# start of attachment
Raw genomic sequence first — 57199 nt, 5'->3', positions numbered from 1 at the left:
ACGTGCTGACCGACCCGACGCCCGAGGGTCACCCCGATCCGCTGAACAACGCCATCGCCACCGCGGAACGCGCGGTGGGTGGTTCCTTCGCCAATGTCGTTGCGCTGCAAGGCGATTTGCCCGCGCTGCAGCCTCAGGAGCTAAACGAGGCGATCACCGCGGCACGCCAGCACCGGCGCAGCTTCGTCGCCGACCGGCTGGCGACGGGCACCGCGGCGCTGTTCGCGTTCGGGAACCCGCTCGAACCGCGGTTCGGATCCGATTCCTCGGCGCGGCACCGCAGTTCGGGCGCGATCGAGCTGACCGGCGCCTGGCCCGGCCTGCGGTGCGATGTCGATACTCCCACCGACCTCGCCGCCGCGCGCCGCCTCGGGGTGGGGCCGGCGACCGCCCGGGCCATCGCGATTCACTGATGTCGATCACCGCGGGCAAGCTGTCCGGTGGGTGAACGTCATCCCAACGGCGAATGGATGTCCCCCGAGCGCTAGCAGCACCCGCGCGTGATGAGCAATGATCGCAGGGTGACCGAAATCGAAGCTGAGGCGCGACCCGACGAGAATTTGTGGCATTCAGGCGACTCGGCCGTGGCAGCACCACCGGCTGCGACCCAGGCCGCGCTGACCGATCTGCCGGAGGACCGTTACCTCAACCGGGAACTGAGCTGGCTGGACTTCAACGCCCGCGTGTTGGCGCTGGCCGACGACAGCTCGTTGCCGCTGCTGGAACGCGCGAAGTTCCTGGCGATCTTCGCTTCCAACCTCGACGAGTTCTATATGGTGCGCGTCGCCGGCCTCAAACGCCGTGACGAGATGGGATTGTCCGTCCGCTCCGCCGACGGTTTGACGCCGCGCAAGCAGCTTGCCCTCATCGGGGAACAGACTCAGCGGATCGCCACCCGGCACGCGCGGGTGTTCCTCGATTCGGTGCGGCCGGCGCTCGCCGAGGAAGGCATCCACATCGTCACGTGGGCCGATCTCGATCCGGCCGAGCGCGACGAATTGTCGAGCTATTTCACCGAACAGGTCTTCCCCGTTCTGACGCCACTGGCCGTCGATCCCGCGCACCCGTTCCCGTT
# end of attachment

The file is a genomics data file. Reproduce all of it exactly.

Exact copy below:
Raw genomic sequence first — 57199 nt, 5'->3', positions numbered from 1 at the left:
ACGTGCTGACCGACCCGACGCCCGAGGGTCACCCCGATCCGCTGAACAACGCCATCGCCACCGCGGAACGCGCGGTGGGTGGTTCCTTCGCCAATGTCGTTGCGCTGCAAGGCGATTTGCCCGCGCTGCAGCCTCAGGAGCTAAACGAGGCGATCACCGCGGCACGCCAGCACCGGCGCAGCTTCGTCGCCGACCGGCTGGCGACGGGCACCGCGGCGCTGTTCGCGTTCGGGAACCCGCTCGAACCGCGGTTCGGATCCGATTCCTCGGCGCGGCACCGCAGTTCGGGCGCGATCGAGCTGACCGGCGCCTGGCCCGGCCTGCGGTGCGATGTCGATACTCCCACCGACCTCGCCGCCGCGCGCCGCCTCGGGGTGGGGCCGGCGACCGCCCGGGCCATCGCGATTCACTGATGTCGATCACCGCGGGCAAGCTGTCCGGTGGGTGAACGTCATCCCAACGGCGAATGGATGTCCCCCGAGCGCTAGCAGCACCCGCGCGTGATGAGCAATGATCGCAGGGTGACCGAAATCGAAGCTGAGGCGCGACCCGACGAGAATTTGTGGCATTCAGGCGACTCGGCCGTGGCAGCACCACCGGCTGCGACCCAGGCCGCGCTGACCGATCTGCCGGAGGACCGTTACCTCAACCGGGAACTGAGCTGGCTGGACTTCAACGCCCGCGTGTTGGCGCTGGCCGACGACAGCTCGTTGCCGCTGCTGGAACGCGCGAAGTTCCTGGCGATCTTCGCTTCCAACCTCGACGAGTTCTATATGGTGCGCGTCGCCGGCCTCAAACGCCGTGACGAGATGGGATTGTCCGTCCGCTCCGCCGACGGTTTGACGCCGCGCAAGCAGCTTGCCCTCATCGGGGAACAGACTCAGCGGATCGCCACCCGGCACGCGCGGGTGTTCCTCGATTCGGTGCGGCCGGCGCTCGCCGAGGAAGGCATCCACATCGTCACGTGGGCCGATCTCGATCCGGCCGAGCGCGACGAATTGTCGAGCTATTTCACCGAACAGGTCTTCCCCGTTCTGACGCCACTGGCCGTCGATCCCGCGCACCCGTTCCCGTT